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General Integrative Health Peace Self-Care

Raise your hand if you are exhausted.  🖐️

If your hand is raised – you are not alone. According to a recent study conducted by OnePoll, “3 out of 5 U.S. adults say they feel more tired now than ever before” (Family Safety and Health, 2022). Shockingly, more than half of those surveyed reported that no amount of sleep helped them feel more rested. I often hear clients express this same sentiment – they still feel unfocused and tired throughout the day even after sleeping 8 hours or more. At the same time, despite the exhaustion they feel throughout the day, they struggle falling asleep. Furthermore, no matter how many days they take off, they still feel unmotivated at work and on the verge of burnout. Can you relate?

If you do, this may be a sign that you are in desperate need of another type of rest. I know what you are thinking – there are multiple types of rest? It is shocking, but there are seven categories of rest outlined by Dr. Saundra Dalton-Smith, M.D. (2019) in her book, Sacred Rest. Understanding and implementing these forms of rest into our routine is necessary for living a balanced, refreshed life.

Physical Rest
Involves taking a break to restore our body from the physical activities that we do all day. This can take the form of getting at least 7 hours of sleep, practicing yoga, or even just drinking a glass of water. Think about what helps you recover from the specific physical demands of your day. For instance, sometimes stretching or going for a nice walk can be just as restorative as taking a nap.

Mental Rest 
Involves taking a break from the constant mental stimulation that we face each day. Throughout your day, your brain is constantly processing the world around you; monitoring the external environment for signs of danger; making decisions; and managing your body. That is a big task!  Therefore, you may find that it is oftentimes difficult to “turn it off” when you are trying to fall asleep or unplug from the day. Examples of incorporating mental rest can include taking a short break during your workday; practicing meditation or mindfulness; or turning off technology 30 minutes before bedtime. Also, it may be helpful to write down the ongoing list of to-do items that keep popping into their mind. (Example: pick up the dry cleaning, get a baby shower gift, restock the coffee, write that work email) Writing down your swirling thoughts helps your brain momentarily process the stressful stimuli, which allows it to rest. Furthermore, it can be helpful to incorporate components of rest into your nightly routine, signaling to your brain that it is time to wind down.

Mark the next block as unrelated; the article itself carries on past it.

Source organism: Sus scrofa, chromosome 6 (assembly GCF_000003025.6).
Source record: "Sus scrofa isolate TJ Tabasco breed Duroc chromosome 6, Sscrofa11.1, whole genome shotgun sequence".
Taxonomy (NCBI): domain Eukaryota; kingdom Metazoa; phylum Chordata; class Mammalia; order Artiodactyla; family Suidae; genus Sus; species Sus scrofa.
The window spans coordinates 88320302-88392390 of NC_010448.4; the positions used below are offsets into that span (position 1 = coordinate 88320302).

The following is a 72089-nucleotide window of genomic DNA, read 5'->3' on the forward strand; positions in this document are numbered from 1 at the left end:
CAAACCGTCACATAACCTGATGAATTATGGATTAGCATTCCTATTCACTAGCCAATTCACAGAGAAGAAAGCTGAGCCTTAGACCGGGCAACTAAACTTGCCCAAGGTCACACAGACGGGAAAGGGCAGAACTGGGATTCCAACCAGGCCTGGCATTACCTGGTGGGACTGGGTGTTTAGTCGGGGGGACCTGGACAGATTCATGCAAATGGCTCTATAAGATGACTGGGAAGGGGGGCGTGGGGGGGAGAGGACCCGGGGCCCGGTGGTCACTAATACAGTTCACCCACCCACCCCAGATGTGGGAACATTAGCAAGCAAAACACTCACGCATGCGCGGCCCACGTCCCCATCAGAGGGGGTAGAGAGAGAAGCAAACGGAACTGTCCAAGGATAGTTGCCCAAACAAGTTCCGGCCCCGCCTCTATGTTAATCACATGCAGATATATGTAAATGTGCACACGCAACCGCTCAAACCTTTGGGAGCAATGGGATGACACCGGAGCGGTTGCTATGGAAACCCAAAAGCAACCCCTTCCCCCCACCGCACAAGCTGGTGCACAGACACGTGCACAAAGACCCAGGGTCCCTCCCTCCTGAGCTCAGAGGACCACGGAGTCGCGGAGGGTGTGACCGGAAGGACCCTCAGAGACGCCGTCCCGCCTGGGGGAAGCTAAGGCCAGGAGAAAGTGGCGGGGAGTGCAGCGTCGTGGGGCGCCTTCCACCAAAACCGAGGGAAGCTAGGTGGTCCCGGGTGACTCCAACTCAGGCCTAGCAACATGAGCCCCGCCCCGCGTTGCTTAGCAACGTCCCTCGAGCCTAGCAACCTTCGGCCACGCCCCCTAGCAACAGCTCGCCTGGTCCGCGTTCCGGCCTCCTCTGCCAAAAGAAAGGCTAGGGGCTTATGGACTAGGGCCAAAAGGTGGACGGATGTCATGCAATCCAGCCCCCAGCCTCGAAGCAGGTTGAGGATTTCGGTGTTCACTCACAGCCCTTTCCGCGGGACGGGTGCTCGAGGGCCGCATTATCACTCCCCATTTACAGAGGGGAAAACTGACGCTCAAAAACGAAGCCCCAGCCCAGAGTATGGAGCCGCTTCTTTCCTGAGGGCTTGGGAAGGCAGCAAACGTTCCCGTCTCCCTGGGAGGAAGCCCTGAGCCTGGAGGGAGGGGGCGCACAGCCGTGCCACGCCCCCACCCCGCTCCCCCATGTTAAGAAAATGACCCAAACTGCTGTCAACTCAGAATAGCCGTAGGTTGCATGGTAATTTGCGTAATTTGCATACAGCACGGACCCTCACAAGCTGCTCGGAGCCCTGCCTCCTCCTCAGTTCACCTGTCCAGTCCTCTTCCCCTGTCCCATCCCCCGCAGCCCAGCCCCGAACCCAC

Sensory Rest 
Involves taking a break from the constant sensory stimulation that we face each day. Because it has become an ingrained part of your daily routine or job, you may not notice, but your senses may be strained by the constant noises, smells, lights, screens, conversations, etc. that you encounter each day. Therefore, you may need to limit your screen time, turn off the lights, embrace the quiet, take a bath, or drive in silence to give yourself sensory rest.

Creative Rest
Involves taking a break to surround ourselves with inspiration, allowing our minds to explore new ideas. When we are facing an ongoing, unsolvable problem at work or experiencing burnout, we may need a perspective shift. Visiting a new place, spending time outside, reading a new book, doodling, or starting a new hobby allows us to find creative rest. Engaging with the beauty of the world can cause one to become inspired once again, which leads to increased creativity, problem-solving, and new ideas.